The Winch goes above and beyond for Camden’s children and young people

The Winch goes above and beyond for Camden’s children and young people

The Winch goes above and beyond for Camden’s children and young people 1920 1280 WeMakeCamden

The Winch has been working with young people from the same address in Swiss Cottage since 1973. They were nominated for recognition by residents for their work ‘going above and beyond’ for children and young people during the COVID-19 pandemic. We spoke to Rashid Iqbal, CEO, about how they have adapted to support the families they work with.

“Many issues families and young people are experiencing, for example poverty and mental health issues, and young people losing work, have been exacerbated by the pandemic.”

What has been The Winch’s role in the pandemic and what inspired you to get involved?

The Winch was founded by a group of Camden residents who wanted somewhere safe for young people to go, back in 1973. Since then, we’ve been a community resource that supports children and families through challenging times, and young people who want to succeed and get into employment and training. 

Throughout the pandemic, we’ve worked with around 300 families who have been hit hardest by the pandemic. Support has included providing food and shopping vouchers, helping families who were forced to move homes, and giving families school uniforms, shoes and nappies if they couldn’t afford it. We’ve also carried out one-to-one personal support, gone on socially-distanced walks and provided support for single parent families living in hostel accommodation. We also wanted to make sure families weren’t isolated, so we provided phones and laptops for children to keep up with their studies and connect with family and friends.

Group shot of young black and white women in front of a colourful painted building

What challenges has The Winch faced?

Much of our work is connecting with families and with social distancing requirements in place we had to resort to using Zoom, and of course Zoom doesn’t always quite do it for everyone. With restrictions in place, it also meant not as many young people could come to The Winch, so we had to find different ways of providing our support. We’ve also seen that our staff are having to do twice the work as before the pandemic. Many issues families and young people are experiencing, for example poverty and mental health issues, and young people losing work, have been exacerbated by the pandemic.

What’s your most memorable moment from your activities supporting Camden communities during the pandemic?

There are many disadvantaged families in Camden and for many young people, home hasn’t been a safe place at this time, so my memorable moment is definitely being able to provide a safe place for young people to go to. It’s also been helping children make sense of the pandemic and what that means for them and their families, as often children struggle to make sense of this all. Another memorable moment was providing an after-school club to support and enable parents and carers who are key workers to continue going to work and seeing what a difference that made.

What are your hopes for the future?

The impacts of COVID-19 on young people have certainly been underestimated. I hope for the future that children and young people can become more central in Government decision-making. I want children and young people to be more valued. The Winch is in the process of launching a new project, funded by the National Lottery, called TeamUp. The project will help young people mobilise to take real social action on issues that matter to them, which I hope will make a real difference.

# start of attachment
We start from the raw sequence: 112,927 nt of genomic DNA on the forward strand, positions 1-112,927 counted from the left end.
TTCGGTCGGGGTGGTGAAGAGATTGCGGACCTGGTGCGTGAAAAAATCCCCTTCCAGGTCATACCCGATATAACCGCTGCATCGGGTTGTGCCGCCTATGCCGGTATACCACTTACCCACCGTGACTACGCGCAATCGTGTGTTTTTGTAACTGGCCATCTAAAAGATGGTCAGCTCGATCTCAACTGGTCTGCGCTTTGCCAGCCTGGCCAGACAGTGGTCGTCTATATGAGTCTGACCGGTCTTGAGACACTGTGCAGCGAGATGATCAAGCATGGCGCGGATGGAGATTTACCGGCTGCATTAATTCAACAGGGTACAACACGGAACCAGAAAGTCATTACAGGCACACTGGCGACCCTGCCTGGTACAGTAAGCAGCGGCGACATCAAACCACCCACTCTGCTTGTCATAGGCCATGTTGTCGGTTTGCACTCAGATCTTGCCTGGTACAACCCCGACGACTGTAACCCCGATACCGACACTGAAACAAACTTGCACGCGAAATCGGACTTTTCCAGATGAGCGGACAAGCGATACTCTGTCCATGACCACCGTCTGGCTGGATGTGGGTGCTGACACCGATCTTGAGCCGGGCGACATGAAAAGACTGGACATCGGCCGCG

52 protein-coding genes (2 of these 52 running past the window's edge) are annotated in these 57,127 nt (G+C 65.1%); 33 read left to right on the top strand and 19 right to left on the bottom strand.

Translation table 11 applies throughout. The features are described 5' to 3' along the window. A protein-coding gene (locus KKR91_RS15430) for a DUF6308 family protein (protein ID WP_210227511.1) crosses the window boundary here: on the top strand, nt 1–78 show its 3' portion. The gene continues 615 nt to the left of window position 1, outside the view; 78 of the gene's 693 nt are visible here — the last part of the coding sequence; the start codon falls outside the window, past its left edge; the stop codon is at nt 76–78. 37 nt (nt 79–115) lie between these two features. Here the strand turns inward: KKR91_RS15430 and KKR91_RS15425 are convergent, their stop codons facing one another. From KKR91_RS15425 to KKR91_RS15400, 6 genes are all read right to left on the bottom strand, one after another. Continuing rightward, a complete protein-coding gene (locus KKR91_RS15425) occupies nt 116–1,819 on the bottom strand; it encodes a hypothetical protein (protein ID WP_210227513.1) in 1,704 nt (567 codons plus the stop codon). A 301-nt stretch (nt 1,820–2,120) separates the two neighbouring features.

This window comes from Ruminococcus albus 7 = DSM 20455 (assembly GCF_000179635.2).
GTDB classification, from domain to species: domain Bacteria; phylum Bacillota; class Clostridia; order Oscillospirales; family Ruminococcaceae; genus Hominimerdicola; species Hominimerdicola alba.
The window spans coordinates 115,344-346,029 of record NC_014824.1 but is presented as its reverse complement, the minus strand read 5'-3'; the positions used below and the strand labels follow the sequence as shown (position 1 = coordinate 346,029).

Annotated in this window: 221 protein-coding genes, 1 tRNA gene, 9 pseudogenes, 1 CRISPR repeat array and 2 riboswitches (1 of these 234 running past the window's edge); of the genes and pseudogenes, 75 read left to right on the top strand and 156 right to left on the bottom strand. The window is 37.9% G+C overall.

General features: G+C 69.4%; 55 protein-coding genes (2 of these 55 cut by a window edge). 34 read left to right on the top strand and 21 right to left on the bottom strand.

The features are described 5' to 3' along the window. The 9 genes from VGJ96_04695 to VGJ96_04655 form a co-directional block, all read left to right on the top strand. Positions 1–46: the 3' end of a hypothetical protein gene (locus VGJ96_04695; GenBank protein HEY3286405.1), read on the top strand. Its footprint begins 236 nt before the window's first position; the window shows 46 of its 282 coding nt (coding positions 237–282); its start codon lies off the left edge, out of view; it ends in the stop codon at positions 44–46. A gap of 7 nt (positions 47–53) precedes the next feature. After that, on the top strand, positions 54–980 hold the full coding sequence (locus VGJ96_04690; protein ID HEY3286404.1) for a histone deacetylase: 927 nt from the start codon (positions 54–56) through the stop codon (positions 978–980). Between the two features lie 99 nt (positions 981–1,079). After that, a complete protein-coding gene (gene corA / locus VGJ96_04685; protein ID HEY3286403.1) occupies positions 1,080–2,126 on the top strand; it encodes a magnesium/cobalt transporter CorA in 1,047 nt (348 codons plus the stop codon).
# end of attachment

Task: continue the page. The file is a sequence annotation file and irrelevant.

Group shot of young black and white women in front of a colourful painted building

Is there someone you would like to see recognised for their support for people in Camden during the pandemic?

Kim Mabutt is our play manager and has worked nonstop since the start of the pandemic. Kim organised a partnership with City Harvest to deliver food to families in need for free. She also ensured that children and families had the items needed for children to attend schools, for example, books, uniform, and any other financial support needed. She’s also been hugely mindful of the impact of the pandemic on children’s wellbeing, and in reminding us all that childhood is not just about schooling children need time to play, to socialise, to be themselves. What happens outside of school is equally important. Kim’s worked so hard to keep children safe and supported so many families through a really difficult period – Kim’s really gone the extra 100 miles.

“We couldn’t have done it without every generous resident who has really got behind and supported The Winch throughout this time.”

All of our staff have worked brilliantly hard. They’ve braked, accelerated, and turned 180 degrees to do whatever has been needed, but no matter what, young people and the families we serve, have always been at the forefront of our work. This is not a job you necessarily do for money, but a job where you want to make a difference, and everyone has really dug in and done their best for our communities.

When the pandemic hit, we wanted to strengthen our relationships with our communities rather than retreat or close down. This organisation is really made up of an amazing bunch of people. I’d also like to express our gratitude to local communities who have really helped the helpers. We couldn’t have done it without every generous resident who has really got behind and supported The Winch throughout this time. 

How can people get support from The Winch or get involved?

Find out about The Winch’s services and activities at thewinch.org, where you can also find out about ways to get involved, including donating to support their work.

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